How I Steered Clear of a Very Annoying Scottish Man

How I Steered Clear of a Very Annoying Scottish Man

Scotland is a wonderful place to go, and generally very easy for female travelers. I only had one incident in my four trips to Caledonia, which is probably my favorite province to visit. This incident taught me a valuable lesson about traveling and life in general, not just in Scotland.

Traveling the Highlands of Scotland with my sister is the best way to go. Sarah and I are two of a kind. Two peas in a pod, “superior sisters”; she is the Jane to my Elizabeth Bennet, or maybe the Elizabeth to my Jane. For ten days we traveled by train to new places in Scotland: the beaches of St. Andrews and the forests by Inverness and Elgin.

Our last foray involved taking a scenic route westward via train from Inverness to Kyle of Lochalsh (in old Scottish, it translates to ‘narrow strait of water’), where the train line ends. Then we took a bus across the strait (or over the Kyle) on a mile-long bridge to the small town of Kyleakin on the Isle of Skye of the Western Hebrides islands.

We planned to strike deep into the island and see all there was to see, revel fully in it and experience all it had to offer in one day, but our trip veered a little off the beaten path when we encountered our own annoying Mr. Collins.

We stayed in a co-ed “garden carriage,” which was basically a motor home furnished with six bunks, decked out in Star Trek memorabilia in the backyard of our Kyleakin hostel.

In the bunk across from me slept a traveler—let’s call him Mr. Collins—who took a regrettable interest in me the first morning. When this Mr. Collins introduced himself the next morning, he gave me an apple and locked me with an unnerving gaze. He asked very specific questions about where we had traveled and where we were going. When we reluctantly mentioned we were headed to Glasgow next, he immediately offered to drive us. At our £2 breakfast, he asked where we were going, and if he could come along.

“We’re not sure,” Sarah said, slightly alarmed. We ducked out of breakfast early and headed back across the bridge to Kyle of Lochalsh in search of a small boat to rent, both of us allured by the dense blue water and the uncharacteristically warm May day.

During our adventure we happily forgot Mr. Collins. We walked along the bridge we had zoomed over the day before, soaking in the sights of a bird preserve that had been built beneath the roadway. We stopped to take pictures of an old rusty lighthouse beneath the bridge, sadly abandoned bereft of a lighthouse keeper.

Back on the mainland, we were directed toward Plockton, a small fishing village. We took the train backwards along the main coast and explored a small provincial countryside of farms and fishing boats with their nets cast, but we never found a boat to rent.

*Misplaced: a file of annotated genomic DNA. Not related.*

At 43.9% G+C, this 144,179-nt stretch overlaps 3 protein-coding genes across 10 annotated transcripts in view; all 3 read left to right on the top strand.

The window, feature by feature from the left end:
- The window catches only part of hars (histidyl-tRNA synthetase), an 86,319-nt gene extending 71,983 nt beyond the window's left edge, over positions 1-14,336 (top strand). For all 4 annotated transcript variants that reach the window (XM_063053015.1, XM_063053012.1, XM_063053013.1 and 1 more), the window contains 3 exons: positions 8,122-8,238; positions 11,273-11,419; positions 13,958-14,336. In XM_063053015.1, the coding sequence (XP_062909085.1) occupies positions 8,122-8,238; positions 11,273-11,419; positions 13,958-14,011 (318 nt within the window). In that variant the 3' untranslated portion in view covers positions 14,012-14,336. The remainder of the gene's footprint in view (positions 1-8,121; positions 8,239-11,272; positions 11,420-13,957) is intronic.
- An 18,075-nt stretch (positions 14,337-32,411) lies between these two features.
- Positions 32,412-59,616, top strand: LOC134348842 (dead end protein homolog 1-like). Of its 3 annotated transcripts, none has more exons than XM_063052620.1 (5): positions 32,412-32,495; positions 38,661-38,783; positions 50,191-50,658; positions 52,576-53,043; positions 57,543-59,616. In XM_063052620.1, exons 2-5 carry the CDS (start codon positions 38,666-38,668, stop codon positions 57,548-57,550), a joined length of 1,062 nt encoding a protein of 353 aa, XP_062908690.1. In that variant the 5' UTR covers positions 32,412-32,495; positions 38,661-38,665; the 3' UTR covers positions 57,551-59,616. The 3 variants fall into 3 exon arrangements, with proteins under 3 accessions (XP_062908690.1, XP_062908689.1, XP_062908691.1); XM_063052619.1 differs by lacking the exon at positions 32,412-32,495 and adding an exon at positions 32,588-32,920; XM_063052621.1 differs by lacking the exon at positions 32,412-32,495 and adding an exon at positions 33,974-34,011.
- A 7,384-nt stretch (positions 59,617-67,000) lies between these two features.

We wandered through a marsh and across a cow path populated by roving cows and discovered an excellent little market inside a red barn. We weren’t sure whether to marvel more at the large goose eggs and fragile speckled quail eggs or the honor system the little market ran on.

Armed with fresh strawberry jam and a several quid lighter, we tried to find our way to the water’s edge. We found a small inlet, a miniature cove with clear water as blue as the Mediterranean. Instead of sand dollars and seashells, we collected tiny broken pieces of white coral. This coral debris, bleached white as bone, blanketed the beach.

We made our way back to our strange Star Trek abode, where Mr. Collins invited us to see a live Céilidh (traditional Scottish music and dance) band play at one of the local pubs.

“Let’s go, come, on” he urged.

I absolutely love Céilidh music, but his imperial tone turned me off. So Sarah and I declined, and meekly snuck off to a much quieter pub to drink hard cider. On the way to bed, near midnight, an angry and drunk Mr. Collins accosted us.

“I’ve been going from the pub to our room looking for you!” he exclaimed. “Where have you been? This music is so great, you must come listen!”

“No, we’re tired. We’re going to bed,” Sarah hedged.

“No, come on. Let’s go,” he insisted.

“No, we have to call our boyfriends,” Sarah said, annoyed.

“What?” Mr. Collins asked, and then stalked off.

I call him Mr. Collins because I don’t remember his name, and also because he was so presumptuous, dogged and difficult to avoid. But it was in fact an alarming situation. I felt anxious about sleeping a few feet from him, and seeing him in the morning. I took a small knife from the kitchen and put it under my bunk, and I did sleep better. In the morning, to our relief, Mr. Collins had gone and we resumed our trip uneventfully.

Lessons Learned:

  1. Be assertive. These are your travels and your life; don’t let obnoxious men spoil either one. Given the chance, I would go back and spend the extra ten quid to upgrade to a girls dormitory.
  2. Sometimes the best days can’t be planned.
  3. A sister is the very best travel companion one can have.
  4. Even while avoiding unwanted suitors, try not to miss too many Céilidh performances.

About HerrWatson

A Colorado local, I am working toward graduate school in native American language revitalization and moving to Montana with my Significant Other. I also want to buy a little sailboat and sail to Papua New Guinea, Iceland, and alll those great places. I'm finally reading all the books I've racked up over the past four years, and I'm actually starting to write again (travel stuff and history-related stuff), which is a love/hate experience. I work as a freelance writer for the Evergreen Newspapers, writing community news.
I love to hike, ski, and road-trip. I am planning to through-hike this summer and learn to sail. In the meantime, or on the side, it would be great pick up some more languages.

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